While Reid's legal analysis might acknowledge the  Religious Freedom Restoration Act of 1993, she is blissfully ignorant of Article VI paragraph 3 of the Constitution regarding no religious test.

Catholic Supreme Court Justices 2013-2014 session

To think that an originalist like Associate Justice Antonin Scalia or natural law jurist like Associate Justice Clarence Thomas would vote en bloc with their wise Latina co-religionist Associate Justice Sonia Sotomayor is drinking liberally spiked Kool-Aid around the ugly fever swamp.

Jeff Dunetz observed that MSNBC is hypersensitive about racial implications.  So if court commentators hypothetically opined about three African American judges voting together, this would be condemned as racism.  Dunetz, who writes Yid with Lid, noted: "However because Joy Reid was questioning Catholic judges, it’s no big deal.  In the world of the  mainstream media it’s only bigotry when directed toward certain groups, blacks, women, Muslims, Hispanics, etc.".  Yet liberals are quick to condemn conservatives for supposedly judging people because of their race or creed.

Jeff Dunetz observed that MSNBC is hypersensitive about racial implications.  So if court commentators hypothetically opined about three African American judges voting together, this would be condemned as racism.  Dunetz, who writes Yid with Lid, noted: "However because Joy Reid was questioning Catholic judges, it’s no big deal.  In the world of the  mainstream media it’s only bigotry when directed toward certain groups, blacks, women, Muslims, Hispanics, etc.".  Yet liberals are quick to condemn conservatives for supposedly judging people because of their race or creed.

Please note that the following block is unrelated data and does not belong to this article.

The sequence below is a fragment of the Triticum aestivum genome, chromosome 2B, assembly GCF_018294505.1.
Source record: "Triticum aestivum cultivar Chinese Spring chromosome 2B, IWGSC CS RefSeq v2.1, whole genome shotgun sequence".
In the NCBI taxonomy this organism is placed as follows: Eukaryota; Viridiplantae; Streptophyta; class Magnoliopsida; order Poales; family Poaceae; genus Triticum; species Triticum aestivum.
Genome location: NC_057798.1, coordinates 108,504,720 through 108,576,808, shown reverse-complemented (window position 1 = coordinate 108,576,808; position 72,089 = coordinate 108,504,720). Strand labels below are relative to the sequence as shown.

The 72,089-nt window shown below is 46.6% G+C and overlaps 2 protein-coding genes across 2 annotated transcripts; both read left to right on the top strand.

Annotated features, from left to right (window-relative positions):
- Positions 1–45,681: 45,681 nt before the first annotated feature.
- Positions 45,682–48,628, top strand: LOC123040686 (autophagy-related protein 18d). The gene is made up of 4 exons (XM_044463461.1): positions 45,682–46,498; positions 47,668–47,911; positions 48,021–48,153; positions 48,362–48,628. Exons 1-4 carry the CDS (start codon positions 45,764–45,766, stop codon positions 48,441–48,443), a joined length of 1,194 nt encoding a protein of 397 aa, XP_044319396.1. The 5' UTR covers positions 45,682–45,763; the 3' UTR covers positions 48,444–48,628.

It is sad that unwarranted accusations against certain groups of faithful, such as Roman Catholics or Latter Day Saints (Mormons) are accepted by progressive posses but judging the actions and expressed intentions of Salaphist or Jihadist Muslims is quickly condemned as "racism".

Ms. Reid's read of the Catholic cabal on the Supreme Court proved to be quite mistaken.  Arguments before the high court had Justices gravitating their questions from ideological and gender groupings, not from shared creed.